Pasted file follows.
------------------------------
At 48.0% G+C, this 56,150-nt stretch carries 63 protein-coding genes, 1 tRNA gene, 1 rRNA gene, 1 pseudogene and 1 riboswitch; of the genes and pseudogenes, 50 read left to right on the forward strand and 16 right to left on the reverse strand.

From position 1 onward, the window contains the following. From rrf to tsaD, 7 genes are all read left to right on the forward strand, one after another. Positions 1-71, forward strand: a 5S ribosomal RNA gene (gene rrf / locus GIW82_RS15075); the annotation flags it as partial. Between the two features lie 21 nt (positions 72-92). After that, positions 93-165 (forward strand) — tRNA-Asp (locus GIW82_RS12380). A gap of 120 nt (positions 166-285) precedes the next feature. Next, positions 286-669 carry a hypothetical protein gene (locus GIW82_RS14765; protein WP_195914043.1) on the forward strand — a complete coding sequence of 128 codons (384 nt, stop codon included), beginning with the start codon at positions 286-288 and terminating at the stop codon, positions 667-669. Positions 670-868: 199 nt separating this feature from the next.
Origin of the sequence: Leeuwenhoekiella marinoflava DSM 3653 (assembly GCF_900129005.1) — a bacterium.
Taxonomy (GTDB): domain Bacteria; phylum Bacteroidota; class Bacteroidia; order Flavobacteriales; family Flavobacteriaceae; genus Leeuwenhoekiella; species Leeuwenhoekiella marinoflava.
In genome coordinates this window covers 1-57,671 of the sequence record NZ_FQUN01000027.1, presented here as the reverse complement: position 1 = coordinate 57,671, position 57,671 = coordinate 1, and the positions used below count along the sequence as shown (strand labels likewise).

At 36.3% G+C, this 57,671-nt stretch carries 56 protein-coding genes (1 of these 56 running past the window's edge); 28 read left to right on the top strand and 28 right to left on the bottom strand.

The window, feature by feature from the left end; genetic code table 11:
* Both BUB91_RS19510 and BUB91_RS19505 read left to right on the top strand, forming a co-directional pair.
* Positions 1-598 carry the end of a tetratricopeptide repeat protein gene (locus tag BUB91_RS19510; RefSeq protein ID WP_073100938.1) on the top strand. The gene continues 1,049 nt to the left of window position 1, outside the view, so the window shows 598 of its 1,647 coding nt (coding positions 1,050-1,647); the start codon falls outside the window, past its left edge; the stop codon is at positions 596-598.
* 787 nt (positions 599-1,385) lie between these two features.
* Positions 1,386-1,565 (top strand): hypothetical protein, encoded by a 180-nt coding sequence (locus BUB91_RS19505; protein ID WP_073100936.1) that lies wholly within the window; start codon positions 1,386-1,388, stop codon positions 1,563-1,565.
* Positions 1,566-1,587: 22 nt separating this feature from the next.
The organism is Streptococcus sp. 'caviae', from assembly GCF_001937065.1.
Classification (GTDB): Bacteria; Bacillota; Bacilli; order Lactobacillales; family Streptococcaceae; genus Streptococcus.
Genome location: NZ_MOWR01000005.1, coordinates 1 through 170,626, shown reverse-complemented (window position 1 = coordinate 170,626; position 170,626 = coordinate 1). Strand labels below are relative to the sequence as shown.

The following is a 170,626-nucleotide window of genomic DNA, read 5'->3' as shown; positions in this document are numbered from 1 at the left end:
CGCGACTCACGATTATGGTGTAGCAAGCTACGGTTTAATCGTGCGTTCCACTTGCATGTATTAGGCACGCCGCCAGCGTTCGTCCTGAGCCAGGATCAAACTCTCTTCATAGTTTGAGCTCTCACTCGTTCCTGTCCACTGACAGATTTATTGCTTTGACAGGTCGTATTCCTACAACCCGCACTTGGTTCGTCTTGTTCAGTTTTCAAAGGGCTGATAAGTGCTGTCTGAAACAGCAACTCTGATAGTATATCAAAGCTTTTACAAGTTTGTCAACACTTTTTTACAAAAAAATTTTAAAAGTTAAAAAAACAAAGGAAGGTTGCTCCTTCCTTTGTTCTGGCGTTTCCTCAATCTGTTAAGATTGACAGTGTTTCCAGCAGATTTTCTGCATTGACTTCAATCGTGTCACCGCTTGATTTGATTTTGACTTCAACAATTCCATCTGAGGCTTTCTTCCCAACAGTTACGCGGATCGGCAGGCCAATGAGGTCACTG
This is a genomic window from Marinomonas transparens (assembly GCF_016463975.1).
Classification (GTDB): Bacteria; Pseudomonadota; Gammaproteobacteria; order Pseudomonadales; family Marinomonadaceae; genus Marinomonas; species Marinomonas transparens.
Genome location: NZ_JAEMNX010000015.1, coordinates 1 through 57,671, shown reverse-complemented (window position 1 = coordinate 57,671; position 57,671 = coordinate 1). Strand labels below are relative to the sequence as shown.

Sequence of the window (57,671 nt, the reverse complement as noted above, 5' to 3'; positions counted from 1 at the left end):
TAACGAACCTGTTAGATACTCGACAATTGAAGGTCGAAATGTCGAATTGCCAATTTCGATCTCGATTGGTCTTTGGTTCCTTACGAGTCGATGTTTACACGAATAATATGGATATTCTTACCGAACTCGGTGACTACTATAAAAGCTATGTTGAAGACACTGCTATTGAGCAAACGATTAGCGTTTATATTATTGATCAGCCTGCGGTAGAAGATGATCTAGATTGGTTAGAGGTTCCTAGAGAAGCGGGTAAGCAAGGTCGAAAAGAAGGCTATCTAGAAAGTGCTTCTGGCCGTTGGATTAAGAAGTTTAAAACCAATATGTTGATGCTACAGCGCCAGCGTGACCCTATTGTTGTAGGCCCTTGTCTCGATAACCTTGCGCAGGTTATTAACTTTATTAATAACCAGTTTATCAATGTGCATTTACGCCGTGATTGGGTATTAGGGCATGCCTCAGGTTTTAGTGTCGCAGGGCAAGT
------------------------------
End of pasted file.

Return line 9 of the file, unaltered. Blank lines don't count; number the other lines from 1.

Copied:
* Positions 1-598 carry the end of a tetratricopeptide repeat protein gene (locus tag BUB91_RS19510; RefSeq protein ID WP_073100938.1) on the top strand. The gene continues 1,049 nt to the left of window position 1, outside the view, so the window shows 598 of its 1,647 coding nt (coding positions 1,050-1,647); the start codon falls outside the window, past its left edge; the stop codon is at positions 596-598.